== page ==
Alum Michael Goodman graduated with a PhD in Chemistry from Vanderbilt University in 2018. Prior, he graduated from the University of Kentucky, College of Arts & Sciences with a Chemistry BS in 2011 and completed a post-doc at University of California, Davis.
This interview is part of a series conducted by the department called, “UK Chemistry Alumni: Where Are They Now?” This interview was coordinated by Dr. Arthur Cammers.
When did you Graduate with what degree?
I graduated from UK in May 2011 with a Bachelor of Science degree in Chemistry.
What are you currently up to?
I have recently started a position as a Staff Scientist at Vanderbilt University, working in the lab of Dr. Chuck Sanders in the Department of Biochemistry. After doing a postdoc with Bruce Hammock at UC-Davis, I decided to return to Vanderbilt, where I completed my PhD in Chemistry in 2018.
What convinced you to apply to UK?
I completed the Kentucky Governors Scholars program in the summer of 2006, which afforded me to attend nearly any state university in Kentucky for free. My hometown was very close to Western Kentucky University, another great institution, but I wanted to experience living in a new area of the state, a larger city (my hometown had a population of only 500 people), and plus, I was always an avid fan of UK athletics, especially basketball. I was also attracted to UK after my initial visit because of the many resources and opportunities available on campus. Albeit a huge physical campus, UK had a nice “home” feel to it and a sense of community.
Did you come to UK with the intention to study chemistry? Was the choice to study chemistry due to an experience in your education or influence from an individual?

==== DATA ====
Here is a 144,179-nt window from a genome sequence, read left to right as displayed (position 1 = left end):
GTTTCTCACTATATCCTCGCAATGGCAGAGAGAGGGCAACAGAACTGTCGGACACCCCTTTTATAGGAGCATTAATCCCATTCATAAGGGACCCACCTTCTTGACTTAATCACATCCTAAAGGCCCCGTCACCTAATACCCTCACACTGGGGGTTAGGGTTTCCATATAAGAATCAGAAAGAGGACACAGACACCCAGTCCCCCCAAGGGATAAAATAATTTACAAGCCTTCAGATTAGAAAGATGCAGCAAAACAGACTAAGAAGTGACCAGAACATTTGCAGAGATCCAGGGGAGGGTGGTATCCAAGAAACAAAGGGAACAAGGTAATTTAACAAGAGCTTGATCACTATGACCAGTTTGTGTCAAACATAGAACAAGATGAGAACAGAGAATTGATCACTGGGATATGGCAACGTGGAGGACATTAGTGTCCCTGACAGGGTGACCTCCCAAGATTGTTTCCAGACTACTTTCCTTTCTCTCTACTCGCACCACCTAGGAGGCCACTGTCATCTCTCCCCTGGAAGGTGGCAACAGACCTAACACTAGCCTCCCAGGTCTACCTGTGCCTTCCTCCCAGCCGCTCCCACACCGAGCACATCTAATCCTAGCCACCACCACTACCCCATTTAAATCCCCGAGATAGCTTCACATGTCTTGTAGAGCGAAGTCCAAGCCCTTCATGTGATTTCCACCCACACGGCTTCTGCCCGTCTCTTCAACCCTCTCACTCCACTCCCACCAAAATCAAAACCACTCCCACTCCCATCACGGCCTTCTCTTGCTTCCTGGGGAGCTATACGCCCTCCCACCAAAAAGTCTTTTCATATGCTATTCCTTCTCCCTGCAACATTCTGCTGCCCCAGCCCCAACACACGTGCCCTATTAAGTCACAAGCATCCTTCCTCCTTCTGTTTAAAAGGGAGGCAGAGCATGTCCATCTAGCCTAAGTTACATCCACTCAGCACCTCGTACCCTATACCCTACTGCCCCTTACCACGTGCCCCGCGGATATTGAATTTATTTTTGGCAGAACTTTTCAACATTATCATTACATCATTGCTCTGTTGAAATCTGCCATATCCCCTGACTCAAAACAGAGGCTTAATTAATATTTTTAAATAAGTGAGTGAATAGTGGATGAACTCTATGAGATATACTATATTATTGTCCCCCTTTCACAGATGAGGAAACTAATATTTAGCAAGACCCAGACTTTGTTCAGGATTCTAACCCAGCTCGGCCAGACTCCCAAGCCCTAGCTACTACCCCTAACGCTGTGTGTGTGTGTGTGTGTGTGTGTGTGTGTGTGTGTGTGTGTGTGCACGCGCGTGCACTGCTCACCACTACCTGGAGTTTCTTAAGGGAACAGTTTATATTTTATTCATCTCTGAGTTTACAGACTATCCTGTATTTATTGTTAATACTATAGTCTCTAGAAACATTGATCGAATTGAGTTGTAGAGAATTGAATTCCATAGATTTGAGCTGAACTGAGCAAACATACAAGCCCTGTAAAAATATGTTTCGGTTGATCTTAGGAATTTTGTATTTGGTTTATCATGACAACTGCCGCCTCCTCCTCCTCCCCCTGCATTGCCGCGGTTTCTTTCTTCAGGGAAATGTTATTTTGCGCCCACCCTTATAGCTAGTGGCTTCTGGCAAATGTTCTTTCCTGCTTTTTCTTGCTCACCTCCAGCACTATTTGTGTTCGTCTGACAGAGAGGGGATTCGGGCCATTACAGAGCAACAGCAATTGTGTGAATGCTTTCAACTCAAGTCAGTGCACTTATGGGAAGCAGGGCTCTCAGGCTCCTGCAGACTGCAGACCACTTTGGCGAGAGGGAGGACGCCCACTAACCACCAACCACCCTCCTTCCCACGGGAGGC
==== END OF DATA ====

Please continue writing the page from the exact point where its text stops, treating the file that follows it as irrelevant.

I knew when I came to UK that I wanted to major in the physical sciences. In high school, I had some great teachers in those subjects who inspired me to carefully examine and investigate the world around us. Initially, I was taking both basic college chemistry and biology classes and labs and was teetering on whether to pursue a degree in chemistry or in biology. I quickly learned that nearly every pre-professional student majored in biology (not a bad thing), but I thought that majoring in chemistry would offer me more genuine relationships with my professors. Additionally, the chemistry degree required much more math, which I always enjoyed studying as well. Ultimately, my decision to major in chemistry worked out perfectly since UK offered a chemistry degree with a biochemistry emphasis. I knew this was the path I wanted to take.
What course or courses were the most useful or interesting?
During my studies, I found various courses to be both useful and interesting to me. In my sophomore year, I took Organic Chemistry I with Dr. David Watt and learned about the building blocks of life within ourselves and in the world around us. It was fascinating to me how just a few elements dominate the physical world and how their interactions at the atomic level literally shape everything in existence. Plus, Dr. Watt was a phenomenal professor who offered to take students from his class out to lunch. I also thoroughly enjoyed my upper-level major courses including Biological Chemistry I and II, Biological Chemistry lab, and Cellular Biology. Although these courses were quite challenging, my fascination with how the natural world operates deepened. I was now translating how the atoms I learned about in Dr. Watt’s lecture came together to form complex biological components including genetic material, proteins, and cellular organelles.